• Other systems, methods, features, and advantages of this disclosure will be or become apparent to one with skill in the art upon examination of the following drawings and detailed description. It is intended that all such additional systems, methods, features, and advantages be included within this description, be within the scope of the present disclosure.
  • BRIEF DESCRIPTION
  • Many aspects of the disclosure can be better understood with reference to the following drawings. The components in the drawings are not necessarily to scale, emphasis instead being placed upon clearly illustrating the principles of the present disclosure. Moreover, in the drawings, like reference numerals designate corresponding parts throughout the several views. While several embodiments are described in connection with these drawings, there is no intent to limit the disclosure to the embodiment or embodiments disclosed herein. On the contrary, the intent is to cover all alternatives, modifications, and equivalents.
  • FIG. 1 is a network diagram illustrating an exemplary embodiment of components that may be utilized in accessing a web page.
  • FIG. 2 is a network diagram illustrating an exemplary embodiment of components that may be utilized in an instant messaging (IM) session, similar to the diagram from FIG. 1.
  • FIG. 3 is a diagram illustrating components that may be utilized in a user device, such as the user device from FIGS. 1 and 2.
  • FIG. 4 is a diagram illustrating an exemplary embodiment of a quick connect interface, which may be utilized by a user device, such as the user device from FIG. 1.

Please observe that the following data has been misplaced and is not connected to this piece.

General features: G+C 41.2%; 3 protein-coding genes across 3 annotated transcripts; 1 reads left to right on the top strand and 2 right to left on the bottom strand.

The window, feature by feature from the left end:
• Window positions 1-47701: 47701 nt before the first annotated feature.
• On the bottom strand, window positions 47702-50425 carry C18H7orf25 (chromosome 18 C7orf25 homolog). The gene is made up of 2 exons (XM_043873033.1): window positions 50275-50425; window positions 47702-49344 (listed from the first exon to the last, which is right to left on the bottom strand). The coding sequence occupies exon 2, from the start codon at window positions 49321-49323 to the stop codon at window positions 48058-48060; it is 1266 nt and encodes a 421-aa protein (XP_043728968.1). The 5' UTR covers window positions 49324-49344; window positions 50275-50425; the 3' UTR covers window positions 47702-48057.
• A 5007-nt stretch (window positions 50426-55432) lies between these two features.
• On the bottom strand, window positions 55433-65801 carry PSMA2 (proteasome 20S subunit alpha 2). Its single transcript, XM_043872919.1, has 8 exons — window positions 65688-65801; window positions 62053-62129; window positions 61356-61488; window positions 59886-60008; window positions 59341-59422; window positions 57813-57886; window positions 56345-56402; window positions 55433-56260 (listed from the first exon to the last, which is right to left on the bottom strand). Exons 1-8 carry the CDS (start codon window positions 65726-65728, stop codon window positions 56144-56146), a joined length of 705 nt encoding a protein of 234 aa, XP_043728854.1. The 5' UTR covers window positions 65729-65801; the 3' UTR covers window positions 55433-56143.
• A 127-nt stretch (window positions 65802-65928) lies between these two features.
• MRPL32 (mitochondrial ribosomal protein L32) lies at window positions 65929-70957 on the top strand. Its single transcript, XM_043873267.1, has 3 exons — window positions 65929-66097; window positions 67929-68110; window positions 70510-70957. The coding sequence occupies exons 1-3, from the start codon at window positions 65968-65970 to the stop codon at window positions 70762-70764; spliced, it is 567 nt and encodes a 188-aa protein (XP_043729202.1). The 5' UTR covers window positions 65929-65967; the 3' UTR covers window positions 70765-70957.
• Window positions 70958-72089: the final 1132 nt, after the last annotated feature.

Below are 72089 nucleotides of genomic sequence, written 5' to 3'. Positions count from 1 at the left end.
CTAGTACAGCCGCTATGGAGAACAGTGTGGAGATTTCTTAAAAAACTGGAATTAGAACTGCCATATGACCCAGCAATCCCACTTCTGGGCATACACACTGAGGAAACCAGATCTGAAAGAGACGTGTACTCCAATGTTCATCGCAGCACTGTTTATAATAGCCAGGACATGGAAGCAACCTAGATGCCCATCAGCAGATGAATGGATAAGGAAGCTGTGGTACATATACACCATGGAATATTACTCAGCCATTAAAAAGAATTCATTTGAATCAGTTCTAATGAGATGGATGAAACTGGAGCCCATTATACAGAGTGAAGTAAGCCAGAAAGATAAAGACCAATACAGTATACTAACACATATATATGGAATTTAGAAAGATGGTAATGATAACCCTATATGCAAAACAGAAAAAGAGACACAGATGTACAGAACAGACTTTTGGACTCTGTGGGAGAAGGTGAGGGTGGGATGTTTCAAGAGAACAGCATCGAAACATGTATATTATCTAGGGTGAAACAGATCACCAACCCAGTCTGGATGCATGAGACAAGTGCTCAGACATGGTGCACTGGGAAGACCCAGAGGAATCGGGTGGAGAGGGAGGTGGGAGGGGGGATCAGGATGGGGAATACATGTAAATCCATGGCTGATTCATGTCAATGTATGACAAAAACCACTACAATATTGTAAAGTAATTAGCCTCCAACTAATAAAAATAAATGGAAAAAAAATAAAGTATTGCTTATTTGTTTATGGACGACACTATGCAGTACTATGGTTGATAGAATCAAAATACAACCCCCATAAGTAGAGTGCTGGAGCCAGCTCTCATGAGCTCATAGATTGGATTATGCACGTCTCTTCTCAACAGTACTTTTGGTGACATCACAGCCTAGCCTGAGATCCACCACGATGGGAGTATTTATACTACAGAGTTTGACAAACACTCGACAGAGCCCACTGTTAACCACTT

• FIG. 5 is a diagram illustrating an exemplary embodiment of an add new contact interface, which may be displayed, in response to selection of the add new contact option from FIG. 4.
  • FIG. 6 is a diagram illustrating an exemplary embodiment of an instant messaging interface that may be configured for facilitating an instant messaging session, similar to the interface illustrated in FIG. 2.
  • FIG. 7 is a diagram illustrating an exemplary embodiment of an add new contact interface, which may be accessed in response to selection of the add new contact option from FIG. 6.
  • FIG. 8 is diagram illustrating an exemplary embodiment of a web browser interface that utilizes a COM module in a network configuration, similar to the network configuration from FIGS. 1 and 2.
  • FIG. 9 is a diagram illustrating an exemplary embodiment of a web browser interface and COM module in a network configuration, similar to the diagram from FIG. 8.
  • FIG. 10 is a diagram illustrating an exemplary embodiment of a web browser interface and an add new contact interface in a network configuration, similar to the diagram from FIG. 9.
  • FIG. 11 is a flowchart illustrating an exemplary embodiment of a process for utilizing a socket that is different than the socket allocated for a web browser, such as the web browser from FIG. 1.
  • FIG. 12 is a flowchart illustrating an exemplary embodiment of a process for facilitating display of presence data in a web page displayed by a web browser, similar to the flowchart from FIG. 11.
  • FIG. 13 is a flowchart illustrating an exemplary embodiment of a process that may be utilized for updating a quick connect server, similar to the flowchart from FIG. 12.
  • DETAILED DESCRIPTION